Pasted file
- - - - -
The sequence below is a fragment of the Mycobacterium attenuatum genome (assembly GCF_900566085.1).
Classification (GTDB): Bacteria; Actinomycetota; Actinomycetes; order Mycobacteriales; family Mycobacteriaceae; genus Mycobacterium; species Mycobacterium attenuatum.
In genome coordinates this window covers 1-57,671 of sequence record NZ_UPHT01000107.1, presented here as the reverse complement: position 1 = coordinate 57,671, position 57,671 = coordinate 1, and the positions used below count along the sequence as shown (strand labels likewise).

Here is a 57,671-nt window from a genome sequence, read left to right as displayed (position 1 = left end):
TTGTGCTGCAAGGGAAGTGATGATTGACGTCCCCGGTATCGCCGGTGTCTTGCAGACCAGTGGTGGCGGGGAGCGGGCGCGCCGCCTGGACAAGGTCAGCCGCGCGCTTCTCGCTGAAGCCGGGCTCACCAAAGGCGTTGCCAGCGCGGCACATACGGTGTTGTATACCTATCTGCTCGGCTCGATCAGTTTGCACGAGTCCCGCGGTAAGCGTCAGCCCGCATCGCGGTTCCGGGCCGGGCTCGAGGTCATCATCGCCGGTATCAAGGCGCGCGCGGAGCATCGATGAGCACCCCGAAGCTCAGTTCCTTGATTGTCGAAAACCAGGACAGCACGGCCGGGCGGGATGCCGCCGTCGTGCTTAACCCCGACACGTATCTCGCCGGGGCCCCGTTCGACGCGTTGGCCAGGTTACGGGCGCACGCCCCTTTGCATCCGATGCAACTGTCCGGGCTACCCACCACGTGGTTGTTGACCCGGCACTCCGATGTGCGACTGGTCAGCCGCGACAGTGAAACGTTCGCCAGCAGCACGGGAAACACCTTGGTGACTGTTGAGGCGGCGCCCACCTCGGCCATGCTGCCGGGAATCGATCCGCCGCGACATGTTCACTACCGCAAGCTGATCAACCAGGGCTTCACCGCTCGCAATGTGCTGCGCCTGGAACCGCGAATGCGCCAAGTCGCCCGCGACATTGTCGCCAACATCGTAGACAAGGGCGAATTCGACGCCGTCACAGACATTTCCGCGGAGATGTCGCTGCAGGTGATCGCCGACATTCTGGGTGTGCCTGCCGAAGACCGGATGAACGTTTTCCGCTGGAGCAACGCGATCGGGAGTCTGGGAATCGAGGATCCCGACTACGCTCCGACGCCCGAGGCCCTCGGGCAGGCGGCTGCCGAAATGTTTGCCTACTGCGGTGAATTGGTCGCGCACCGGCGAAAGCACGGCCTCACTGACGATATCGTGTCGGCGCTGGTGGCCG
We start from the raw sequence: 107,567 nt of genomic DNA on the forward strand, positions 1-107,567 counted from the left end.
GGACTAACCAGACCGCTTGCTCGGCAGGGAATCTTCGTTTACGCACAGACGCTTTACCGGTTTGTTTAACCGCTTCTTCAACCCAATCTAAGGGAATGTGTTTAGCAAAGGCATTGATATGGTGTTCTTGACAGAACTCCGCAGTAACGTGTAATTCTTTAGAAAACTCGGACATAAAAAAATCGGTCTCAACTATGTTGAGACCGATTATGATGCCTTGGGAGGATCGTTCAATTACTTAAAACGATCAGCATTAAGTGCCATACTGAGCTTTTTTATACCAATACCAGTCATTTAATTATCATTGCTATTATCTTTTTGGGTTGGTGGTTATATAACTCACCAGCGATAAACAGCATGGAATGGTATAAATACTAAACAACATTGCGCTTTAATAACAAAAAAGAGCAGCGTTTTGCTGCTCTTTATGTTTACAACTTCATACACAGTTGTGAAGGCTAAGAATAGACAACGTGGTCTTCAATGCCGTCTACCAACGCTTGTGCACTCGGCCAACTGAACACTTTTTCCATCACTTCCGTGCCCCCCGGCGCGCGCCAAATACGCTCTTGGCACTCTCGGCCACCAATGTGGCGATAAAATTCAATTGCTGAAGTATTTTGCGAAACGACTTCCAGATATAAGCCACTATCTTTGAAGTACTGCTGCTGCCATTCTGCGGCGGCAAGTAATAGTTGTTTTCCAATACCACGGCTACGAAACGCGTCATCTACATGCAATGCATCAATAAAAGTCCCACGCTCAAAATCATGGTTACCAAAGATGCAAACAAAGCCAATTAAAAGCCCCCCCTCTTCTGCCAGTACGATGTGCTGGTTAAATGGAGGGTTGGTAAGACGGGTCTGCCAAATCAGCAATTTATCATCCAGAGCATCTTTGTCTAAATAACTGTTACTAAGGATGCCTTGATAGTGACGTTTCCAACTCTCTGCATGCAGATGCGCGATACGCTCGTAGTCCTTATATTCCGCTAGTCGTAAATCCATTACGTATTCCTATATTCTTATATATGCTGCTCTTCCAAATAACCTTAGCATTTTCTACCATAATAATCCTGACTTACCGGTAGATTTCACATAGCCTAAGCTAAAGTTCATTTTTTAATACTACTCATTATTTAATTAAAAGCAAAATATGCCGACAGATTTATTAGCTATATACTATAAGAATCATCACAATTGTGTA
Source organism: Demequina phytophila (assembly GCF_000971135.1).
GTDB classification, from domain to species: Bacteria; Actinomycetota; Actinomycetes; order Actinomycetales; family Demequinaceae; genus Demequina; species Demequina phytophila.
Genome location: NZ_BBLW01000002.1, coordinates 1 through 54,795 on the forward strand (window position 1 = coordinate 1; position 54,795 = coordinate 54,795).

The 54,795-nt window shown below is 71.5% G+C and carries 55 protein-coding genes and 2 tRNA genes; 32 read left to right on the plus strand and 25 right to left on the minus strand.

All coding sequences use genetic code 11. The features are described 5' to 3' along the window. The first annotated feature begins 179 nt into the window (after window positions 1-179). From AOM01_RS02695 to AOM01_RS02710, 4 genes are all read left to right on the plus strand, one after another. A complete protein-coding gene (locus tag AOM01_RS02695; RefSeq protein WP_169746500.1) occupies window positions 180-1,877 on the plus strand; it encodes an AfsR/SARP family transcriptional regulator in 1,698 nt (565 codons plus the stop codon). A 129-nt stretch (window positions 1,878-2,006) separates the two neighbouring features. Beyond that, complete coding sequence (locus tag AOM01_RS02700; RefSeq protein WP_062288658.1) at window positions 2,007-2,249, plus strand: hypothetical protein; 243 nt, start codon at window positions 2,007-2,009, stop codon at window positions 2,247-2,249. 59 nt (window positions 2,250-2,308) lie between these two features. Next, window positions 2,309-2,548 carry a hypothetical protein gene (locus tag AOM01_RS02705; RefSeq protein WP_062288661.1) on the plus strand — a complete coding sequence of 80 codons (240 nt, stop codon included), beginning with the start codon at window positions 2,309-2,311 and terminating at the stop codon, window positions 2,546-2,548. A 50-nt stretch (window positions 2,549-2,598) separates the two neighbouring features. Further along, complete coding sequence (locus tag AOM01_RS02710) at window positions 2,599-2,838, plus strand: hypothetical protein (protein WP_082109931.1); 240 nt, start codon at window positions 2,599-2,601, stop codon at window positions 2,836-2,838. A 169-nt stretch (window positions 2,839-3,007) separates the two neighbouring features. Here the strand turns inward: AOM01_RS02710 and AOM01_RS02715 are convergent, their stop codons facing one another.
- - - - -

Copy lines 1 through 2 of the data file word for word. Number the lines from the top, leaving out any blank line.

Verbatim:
The sequence below is a fragment of the Mycobacterium attenuatum genome (assembly GCF_900566085.1).
Classification (GTDB): Bacteria; Actinomycetota; Actinomycetes; order Mycobacteriales; family Mycobacteriaceae; genus Mycobacterium; species Mycobacterium attenuatum.